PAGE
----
The night before I’m due to take a training class at EVE Women’s Wrestling I receive a panicked last minute email from the owners. Their head trainer has injured her knee and has to cancel and reschedule for next week. “What have I signed myself up for?”
When next week finally rolls around I’m late. I’ve been walking up and down the same road lost for 15 minutes trying to find their wrestling studio when I finally give in to stop a passerby to ask for directions. Eventually I come across a small space under an old railway archway in Bethnal Green with a huge banner outside. It reads: Secret Girl Gang Clubhouse. Immediately, I know I’m in the right place.
Emily and Dann Read, a married couple, have been in the promoting industry for over 17 years and running EVE for the last 8 years. They began the business with the aim of overthrowing the stereotype that says women can’t wrestle, justified by the fact that they’ve been nonstop since they started. Today they’re running two shows, which will be their 30th consecutive sell-out show. In between there are practice sessions, training seminars with well-known women wrestlers and trainee shows.
Once the rest of the group have finished warming up, our guest instructor and Australian professional wrestler Madison Eagles asks if anyone’s done corner jumps before. She demonstrates by running up to the corner of the ring, grabbing the ropes and flinging her legs in the air. “You have to turn your head when pushing yourself off otherwise you’ll eat metal,” Eagles explains. “Try to get your butt up high and kick back as far as possible.”
We take it in turns to have our time in the ring, while I’m taking a break to catch my breath I spot head trainer, Rhia O’Reilly, watching on with crutches. I ask her if she’s okay after her injury last week, “Oh, I’m fine this happens all the time,” she laughs. “This was from a match in Japan and I just landed badly.” Rhia has been wrestling for over eight years and tells me that she was hooked as soon as she stepped into the ring.
“I watched wrestling when I was younger and loved the entertainment side of it,” she says. “Wrestling is the closest thing you can get to becoming superheroes. From the costume to the persona and the fighting, it really helps with your confidence.”
“You take on this character and become someone else, but really that person is an extension of you. My catchphrase before my entrance music hits is that the audience shouts ‘Oh really?’ at me because of my wrestling name and I shout back ‘That’s my name, bitch!’” she adds.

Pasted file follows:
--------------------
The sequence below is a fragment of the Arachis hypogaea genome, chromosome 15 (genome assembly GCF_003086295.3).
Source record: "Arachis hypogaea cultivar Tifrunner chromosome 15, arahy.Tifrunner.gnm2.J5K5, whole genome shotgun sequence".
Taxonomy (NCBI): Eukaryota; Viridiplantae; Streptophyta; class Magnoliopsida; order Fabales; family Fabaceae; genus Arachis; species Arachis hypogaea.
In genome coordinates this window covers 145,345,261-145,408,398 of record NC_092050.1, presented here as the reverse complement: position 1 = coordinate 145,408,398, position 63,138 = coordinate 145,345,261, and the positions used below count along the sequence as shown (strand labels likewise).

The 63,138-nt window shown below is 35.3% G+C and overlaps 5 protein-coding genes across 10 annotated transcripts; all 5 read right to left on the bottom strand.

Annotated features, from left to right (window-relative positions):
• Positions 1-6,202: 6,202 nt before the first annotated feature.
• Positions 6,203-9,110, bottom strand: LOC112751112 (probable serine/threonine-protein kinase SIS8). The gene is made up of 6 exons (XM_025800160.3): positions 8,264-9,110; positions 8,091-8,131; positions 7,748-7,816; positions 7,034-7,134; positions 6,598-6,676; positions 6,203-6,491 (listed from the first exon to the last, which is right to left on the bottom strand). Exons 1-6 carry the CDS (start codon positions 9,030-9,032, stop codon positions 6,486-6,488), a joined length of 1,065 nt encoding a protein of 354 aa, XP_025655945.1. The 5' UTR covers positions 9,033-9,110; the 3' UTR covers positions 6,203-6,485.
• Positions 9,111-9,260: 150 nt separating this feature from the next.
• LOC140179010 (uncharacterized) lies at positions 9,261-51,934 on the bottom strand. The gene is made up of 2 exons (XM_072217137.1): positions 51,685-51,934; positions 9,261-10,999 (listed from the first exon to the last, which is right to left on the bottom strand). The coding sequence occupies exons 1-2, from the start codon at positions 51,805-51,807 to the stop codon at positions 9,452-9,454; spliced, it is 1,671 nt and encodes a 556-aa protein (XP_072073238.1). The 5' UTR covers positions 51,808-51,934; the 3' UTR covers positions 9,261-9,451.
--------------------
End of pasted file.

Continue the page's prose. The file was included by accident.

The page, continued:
Back inside the ring, we’re practising our forward rolls. “You’re way too happy about this,” Eagles shouts at me, “Show me your angry face! I want to see you pounce straight into a fighting stance as soon as you finished rolling.” When I complete the move, the rest of the girls clap and cheer me on. At this class, wrestling’s not a competition: it’s about working together. You’re here to train to get better, to have fun and be supportive. It’s like a tight-knit family.
No matter what level you’re at, whether you’re a complete natural or a beginner, there’s no judgement here. “You need to understand the mentality behind wrestling because it’s a performance and there’s a skill involved,” Dan says while he observes with me. “You have to be an athlete and be prepared to train hard otherwise you’re going to get badly hurt. Besides all that, you have rely on other people too because you’re putting your life in someone else’s hands.”
Doesn’t the risk of injury put you off, I ask? “No, because the benefits outweigh the risks. Wrestling’s like a drug for us, it’s addictive and the best high for us,” Emily chips in. “Nothing beats taking people away from their lives for a bit and forgetting all that’s happening to being in that moment of escapism.”
The two hours spent learning kicks, rolls and handstands has flown by. I was a bit sceptical at first, but when it’s over I feel buzzing and ready to take on anything. I can see why girls like Rhia, Madison and Emily get sucked in – the underground punk female wrestling scene is a supportive safe haven for girls to let go and be accepted for who they are. See you in the ring next time, yeah?
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